Syrian children fight over supplies captured by rebels near Aleppo
Syrian children fight over goods taken from a truck which rebels captured at the Bab al-Hawa border crossing with Turkey on July 20 near Aleppo. Three million Syrians need food, crops and livestock assistance, the UN's Food and Agriculture Organisation said Thursday, citing a survey by the United Nations and the Syrian government. © Bulent Kilic - AFP/File
Syrian children fight over supplies captured by rebels near Aleppo
AFP
Last updated: August 2, 2012

Three million Syrians need food and farming aid

Three million Syrians need food, crop and livestock assistance due to the conflict, the United Nations food aid agencies said Thursday, citing a report by the UN and the Syrian government.

That figure included 1.5 million Syrians who "need urgent and immediate food assistance over the next three to six months, especially in areas that have seen the greatest conflict and internal displacement", the report said.

Based on a survey by the Food and Agriculture Organisation, the World Food Programme and Syria's agriculture ministry carried out last month, the report also said that "close to a million people need crop and livestock assistance".

Syria has a total population of around 22 million people.

The two Rome-based UN agencies said they needed $100 million (81 million euros) immediately to fund their activities.

The survey found that Syrian farmers have suffered total losses of $1.8 billion (1.5 billion euros) so far this year.

The losses included damages to crops such as wheat, barley, cherries, olive trees and vegetables, as well as to livestock and irrigation systems.

The worst affected were the Damascus region ($385 million), Homs ($382 million), Aleppo ($244 million) and Idlib ($235 million) where the conflict between government forces and rebels has been particularly fierce.

The study said 30 percent of Syria's rural population was "at real threat."

It pointed in particular to the problem of a lack of remittances in impoverished communities since migrant labourers are no longer travelling to richer farming regions of Syria or to Lebanon and Saudi Arabia to make money.

"The effects of these major losses are first, and most viciously, felt by the poorest in the country," said WFP's representative in Syria, Muhannad Hadi.

"Most of the vulnerable families the mission visited reported less income and more expenditure. Their lives are becoming more difficult by the day," he said.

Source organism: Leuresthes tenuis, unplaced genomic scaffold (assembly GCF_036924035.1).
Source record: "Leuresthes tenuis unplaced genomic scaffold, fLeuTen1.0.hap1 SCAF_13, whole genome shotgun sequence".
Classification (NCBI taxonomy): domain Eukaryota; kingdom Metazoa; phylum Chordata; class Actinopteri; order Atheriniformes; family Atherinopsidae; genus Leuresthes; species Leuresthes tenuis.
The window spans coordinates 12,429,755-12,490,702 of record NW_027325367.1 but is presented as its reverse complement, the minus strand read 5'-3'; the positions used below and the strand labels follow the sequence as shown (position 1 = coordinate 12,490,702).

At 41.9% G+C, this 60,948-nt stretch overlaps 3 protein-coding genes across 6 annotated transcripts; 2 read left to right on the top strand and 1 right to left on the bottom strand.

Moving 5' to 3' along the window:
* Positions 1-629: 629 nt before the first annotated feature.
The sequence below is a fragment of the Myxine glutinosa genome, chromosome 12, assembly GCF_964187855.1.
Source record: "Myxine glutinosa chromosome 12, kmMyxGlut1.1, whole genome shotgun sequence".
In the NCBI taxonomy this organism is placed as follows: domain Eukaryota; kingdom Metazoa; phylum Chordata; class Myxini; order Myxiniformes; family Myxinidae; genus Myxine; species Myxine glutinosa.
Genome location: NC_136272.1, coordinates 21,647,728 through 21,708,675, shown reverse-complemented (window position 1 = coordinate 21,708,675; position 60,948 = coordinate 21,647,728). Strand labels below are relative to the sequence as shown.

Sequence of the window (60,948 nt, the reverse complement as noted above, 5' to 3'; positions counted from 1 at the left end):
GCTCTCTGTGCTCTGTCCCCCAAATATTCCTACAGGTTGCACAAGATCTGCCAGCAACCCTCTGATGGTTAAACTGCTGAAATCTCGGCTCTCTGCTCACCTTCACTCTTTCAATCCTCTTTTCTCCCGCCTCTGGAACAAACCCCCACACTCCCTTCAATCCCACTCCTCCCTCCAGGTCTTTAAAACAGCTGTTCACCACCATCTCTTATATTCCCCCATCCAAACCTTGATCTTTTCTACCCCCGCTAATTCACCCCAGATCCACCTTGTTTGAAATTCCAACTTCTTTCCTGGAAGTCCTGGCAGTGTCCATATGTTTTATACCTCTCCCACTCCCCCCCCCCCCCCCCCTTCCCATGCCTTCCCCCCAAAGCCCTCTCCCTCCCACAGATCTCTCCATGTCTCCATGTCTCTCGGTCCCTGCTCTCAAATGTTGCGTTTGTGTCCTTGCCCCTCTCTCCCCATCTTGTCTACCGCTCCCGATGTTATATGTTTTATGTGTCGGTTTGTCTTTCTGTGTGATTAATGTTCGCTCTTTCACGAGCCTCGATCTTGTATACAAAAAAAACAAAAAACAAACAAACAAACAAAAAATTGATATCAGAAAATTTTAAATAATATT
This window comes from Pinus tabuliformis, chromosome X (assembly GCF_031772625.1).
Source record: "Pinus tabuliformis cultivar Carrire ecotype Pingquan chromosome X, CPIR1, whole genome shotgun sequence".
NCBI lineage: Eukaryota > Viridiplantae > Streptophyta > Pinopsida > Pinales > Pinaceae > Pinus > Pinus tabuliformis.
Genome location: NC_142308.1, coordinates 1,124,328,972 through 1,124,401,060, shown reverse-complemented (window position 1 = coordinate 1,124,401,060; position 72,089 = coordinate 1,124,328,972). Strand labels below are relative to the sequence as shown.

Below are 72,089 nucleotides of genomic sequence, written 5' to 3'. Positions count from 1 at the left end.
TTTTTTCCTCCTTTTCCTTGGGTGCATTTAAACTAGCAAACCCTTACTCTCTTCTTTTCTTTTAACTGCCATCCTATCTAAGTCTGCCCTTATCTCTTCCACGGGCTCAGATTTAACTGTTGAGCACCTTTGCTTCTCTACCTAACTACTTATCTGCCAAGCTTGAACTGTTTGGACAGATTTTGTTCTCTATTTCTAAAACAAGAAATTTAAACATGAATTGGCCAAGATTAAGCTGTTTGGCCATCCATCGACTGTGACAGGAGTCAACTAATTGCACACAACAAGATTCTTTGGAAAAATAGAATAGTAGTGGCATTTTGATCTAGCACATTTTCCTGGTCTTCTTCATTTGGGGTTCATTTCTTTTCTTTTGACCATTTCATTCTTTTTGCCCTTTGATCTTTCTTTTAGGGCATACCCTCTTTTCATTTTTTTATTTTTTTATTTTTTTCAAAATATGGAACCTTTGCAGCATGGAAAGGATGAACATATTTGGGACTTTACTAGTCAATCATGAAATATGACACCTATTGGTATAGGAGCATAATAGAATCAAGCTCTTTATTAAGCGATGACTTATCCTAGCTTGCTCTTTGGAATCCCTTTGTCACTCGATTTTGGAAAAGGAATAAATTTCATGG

The report found that farmers had been forced to either abandon farming or leave crops unattended due to the lack of labour, the scarcity of fuel and the rise in fuel costs, the growing insecurity, as well as sweeping power cuts.

Wheat harvests have been delayed in Daraa, Homs and Hama as well as in the region around Damascus.

The report also said that deforestation was on the rise as farmers used the forests for fire wood due to the lack of cooking gas and fuel.

The WFP began sending food aid to Syria in October 2011 and has gradually scaled up its operations, reaching 540,000 people in July. It said it aims to reach 850,000 people by the end of this month.

The WFP said it faced a funding shortfall of around $62 million on an overall budget of $103 million.

The FAO began its assistance operations in December 2011 to more than 9,000 small herders and farmers' households.

The agency said it needed $38 million for the next six months to help a total of 112,500 rural households, or around 900,000 people.

FAO said the most urgent aid required was the provision of food rations over the next three to six months, including rice, sugar, tea and milk powder.

Farmers would also require fuel, wheat and barley seeds, fodder, veterinary medicines as well as access to soft loans to help communities in need.

UN officials, who work with the Syrian government on the ground, said getting food assistance to rebel-held urban areas would be difficult but FAO's Hilde Niggemann-Pucella said she was confident about rural regions.

"Since these are rural areas we are confident we can reach them in spite of the fighting," Niggemann-Pucella, a senior operations officer in FAO's emergency operations and rehabilitation division, told AFP.

She also said she did not foresee international sanctions affecting the aid effort since many provisions could be sourced locally and stressed that FAO would be monitoring to ensure the aid is distributed fairly.

"The funds are administered by FAO. They do not go to the Syrian government," she said. "When it comes to identifying the farmers that you want to help, FAO will not allow the government to favour some over others."

Niggemann-Pucella said FAO would be sending an emergency coordinator to Damascus within the next two weeks to help its sole international representative there at the moment, and more officers will follow.

"I do not foresee any security problems for our staff," she said.

© AFP 2012

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